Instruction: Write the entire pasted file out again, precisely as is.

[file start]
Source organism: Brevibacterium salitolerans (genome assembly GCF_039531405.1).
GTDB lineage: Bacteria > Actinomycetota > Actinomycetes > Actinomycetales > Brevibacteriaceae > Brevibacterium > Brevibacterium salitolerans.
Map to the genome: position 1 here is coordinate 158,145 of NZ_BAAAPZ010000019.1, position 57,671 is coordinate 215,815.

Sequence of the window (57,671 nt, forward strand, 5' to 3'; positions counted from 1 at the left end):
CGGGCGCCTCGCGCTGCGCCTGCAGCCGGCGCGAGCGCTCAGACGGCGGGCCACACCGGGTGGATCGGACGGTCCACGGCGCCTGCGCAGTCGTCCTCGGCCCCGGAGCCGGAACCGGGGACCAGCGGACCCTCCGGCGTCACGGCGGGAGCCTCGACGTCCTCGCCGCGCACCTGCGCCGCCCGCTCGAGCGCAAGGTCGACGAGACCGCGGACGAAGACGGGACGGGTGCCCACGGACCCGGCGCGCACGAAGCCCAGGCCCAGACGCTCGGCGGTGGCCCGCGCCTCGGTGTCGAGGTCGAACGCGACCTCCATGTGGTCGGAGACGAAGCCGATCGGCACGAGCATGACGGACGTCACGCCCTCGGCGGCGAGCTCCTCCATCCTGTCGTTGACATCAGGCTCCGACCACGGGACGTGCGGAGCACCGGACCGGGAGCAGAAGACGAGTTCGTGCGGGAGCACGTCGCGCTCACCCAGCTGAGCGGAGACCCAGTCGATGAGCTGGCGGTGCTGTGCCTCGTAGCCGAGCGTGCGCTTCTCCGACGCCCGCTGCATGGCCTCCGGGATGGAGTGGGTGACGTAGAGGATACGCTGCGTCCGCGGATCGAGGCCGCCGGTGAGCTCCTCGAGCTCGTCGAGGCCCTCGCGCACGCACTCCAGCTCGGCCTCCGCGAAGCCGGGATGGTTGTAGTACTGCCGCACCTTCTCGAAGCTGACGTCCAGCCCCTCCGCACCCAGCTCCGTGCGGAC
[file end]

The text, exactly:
Source organism: Brevibacterium salitolerans (genome assembly GCF_039531405.1).
GTDB lineage: Bacteria > Actinomycetota > Actinomycetes > Actinomycetales > Brevibacteriaceae > Brevibacterium > Brevibacterium salitolerans.
Map to the genome: position 1 here is coordinate 158,145 of NZ_BAAAPZ010000019.1, position 57,671 is coordinate 215,815.

Sequence of the window (57,671 nt, forward strand, 5' to 3'; positions counted from 1 at the left end):
CGGGCGCCTCGCGCTGCGCCTGCAGCCGGCGCGAGCGCTCAGACGGCGGGCCACACCGGGTGGATCGGACGGTCCACGGCGCCTGCGCAGTCGTCCTCGGCCCCGGAGCCGGAACCGGGGACCAGCGGACCCTCCGGCGTCACGGCGGGAGCCTCGACGTCCTCGCCGCGCACCTGCGCCGCCCGCTCGAGCGCAAGGTCGACGAGACCGCGGACGAAGACGGGACGGGTGCCCACGGACCCGGCGCGCACGAAGCCCAGGCCCAGACGCTCGGCGGTGGCCCGCGCCTCGGTGTCGAGGTCGAACGCGACCTCCATGTGGTCGGAGACGAAGCCGATCGGCACGAGCATGACGGACGTCACGCCCTCGGCGGCGAGCTCCTCCATCCTGTCGTTGACATCAGGCTCCGACCACGGGACGTGCGGAGCACCGGACCGGGAGCAGAAGACGAGTTCGTGCGGGAGCACGTCGCGCTCACCCAGCTGAGCGGAGACCCAGTCGATGAGCTGGCGGTGCTGTGCCTCGTAGCCGAGCGTGCGCTTCTCCGACGCCCGCTGCATGGCCTCCGGGATGGAGTGGGTGACGTAGAGGATACGCTGCGTCCGCGGATCGAGGCCGCCGGTGAGCTCCTCGAGCTCGTCGAGGCCCTCGCGCACGCACTCCAGCTCGGCCTCCGCGAAGCCGGGATGGTTGTAGTACTGCCGCACCTTCTCGAAGCTGACGTCCAGCCCCTCCGCACCCAGCTCCGTGCGGAC